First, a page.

JERUSALEM -- Divers found the body of another U.S. sailor yesterday in the wreckage of a ferry that sank Saturday in the port of Haifa, raising the accident's death toll to 20, with another sailor missing.
Three investigations were under way to determine why the boat sank while it was carrying about 100 sailors from shore to the aircraft carrier USS Saratoga. The ferry, the Tovia, sank in about 60 feet of water after waves whipped by high winds crashed onto its stern, when it was within sight of the carrier.
Israeli police, Israel's transportation ministry and the U.S. Navy's 6th Fleet all ruled out sabotage but continued to try to determine how the loading of the boat might have interacted with water and weather conditions.
A Haifa port official, director Shaul Raziel, said a wave apparently hit the vessel when sailors were gathered in the stern and the boat had stopped, reducing its stability.
"According to the information we have at the moment, it was a combination of events," Mr. Raziel said on Army Radio. "Movement of people in one direction and a sudden wave as they were waiting for a second boat to finish transferring its passengers onto the mother ship."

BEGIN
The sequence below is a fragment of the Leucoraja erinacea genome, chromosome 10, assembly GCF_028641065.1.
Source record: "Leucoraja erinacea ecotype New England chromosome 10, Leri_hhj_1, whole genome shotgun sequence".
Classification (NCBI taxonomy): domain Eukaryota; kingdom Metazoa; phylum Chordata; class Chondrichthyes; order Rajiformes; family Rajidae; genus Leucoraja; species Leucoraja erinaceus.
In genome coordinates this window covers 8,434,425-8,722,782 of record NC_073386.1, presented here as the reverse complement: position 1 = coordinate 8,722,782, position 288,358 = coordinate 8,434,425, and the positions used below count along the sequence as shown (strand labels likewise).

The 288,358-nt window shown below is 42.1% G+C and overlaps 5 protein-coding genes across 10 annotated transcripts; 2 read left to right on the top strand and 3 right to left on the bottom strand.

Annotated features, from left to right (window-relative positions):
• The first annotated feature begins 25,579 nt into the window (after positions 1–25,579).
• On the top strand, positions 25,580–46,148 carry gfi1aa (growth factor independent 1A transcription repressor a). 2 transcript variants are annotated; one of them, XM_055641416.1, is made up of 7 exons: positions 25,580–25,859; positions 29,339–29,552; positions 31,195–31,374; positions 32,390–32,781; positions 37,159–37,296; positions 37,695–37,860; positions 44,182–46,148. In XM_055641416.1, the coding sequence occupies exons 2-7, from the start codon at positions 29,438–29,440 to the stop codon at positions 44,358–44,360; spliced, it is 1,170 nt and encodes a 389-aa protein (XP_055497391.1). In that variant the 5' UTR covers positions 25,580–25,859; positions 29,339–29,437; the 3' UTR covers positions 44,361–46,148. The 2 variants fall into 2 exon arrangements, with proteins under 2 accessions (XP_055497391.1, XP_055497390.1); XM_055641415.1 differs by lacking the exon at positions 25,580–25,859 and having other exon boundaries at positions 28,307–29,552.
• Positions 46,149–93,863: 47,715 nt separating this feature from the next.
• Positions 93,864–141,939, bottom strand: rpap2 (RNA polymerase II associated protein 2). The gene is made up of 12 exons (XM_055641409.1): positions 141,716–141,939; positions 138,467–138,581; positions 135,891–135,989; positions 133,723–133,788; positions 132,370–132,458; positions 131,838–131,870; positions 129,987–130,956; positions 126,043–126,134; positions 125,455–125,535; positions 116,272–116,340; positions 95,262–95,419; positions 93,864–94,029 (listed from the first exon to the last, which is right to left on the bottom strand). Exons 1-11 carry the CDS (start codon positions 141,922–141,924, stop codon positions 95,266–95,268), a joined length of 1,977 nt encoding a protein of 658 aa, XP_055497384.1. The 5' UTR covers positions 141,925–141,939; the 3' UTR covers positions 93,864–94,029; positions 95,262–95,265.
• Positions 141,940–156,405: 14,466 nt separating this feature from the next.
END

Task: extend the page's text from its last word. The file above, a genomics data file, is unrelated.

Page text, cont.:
A spokesman for the company that owns the boat, Ha'ogen, maintained that the boat was not overloaded, a statement so far accepted by port officials.
"A ship like this doesn't sink because of a big wave," Miki Shoham, a spokesman for Ha'ogen, told the newspaper Yediot Achronot. "It is a very stable ship. It will sink only because of loss of balance. I tend to accept the theory that a large number of the passengers were on one side of the ship when a big wave hit and the ship lost balance."
It remained unclear whether any of the sailors heading back to the carrier were intoxicated, and thus hampered in attempts to escape from the ferry. Several of the survivors acknowledged that, as Navy regulations allow, they had been drinking during shore leave.
Vice Adm. William Owens, commander of the 6th Fleet, attended a memorial service held aboard the Saratoga and was joined by the Israeli defense minister, Moshe Arens. The carrier arrived in Haifa Thursday after being on duty in the Red Sea, where it is scheduled to return.
A Navy spokesman said bodies from the Tuvia were being flown to Dover Air Force Base in Delaware and would arrive there today.
Accounts provided by Israeli divers appeared to support statements by survivors that the 57-foot ferry sank within seconds and with little or no warning that anything was amiss. Divers who explored the wreckage said the boat showed no obvious structural damage. They found all but two of the victims trapped inside.
The Tovia was hired by the Navy on a regular basis to take to shore crews from warships anchoring in Haifa, a regular port of call for the 6th Fleet.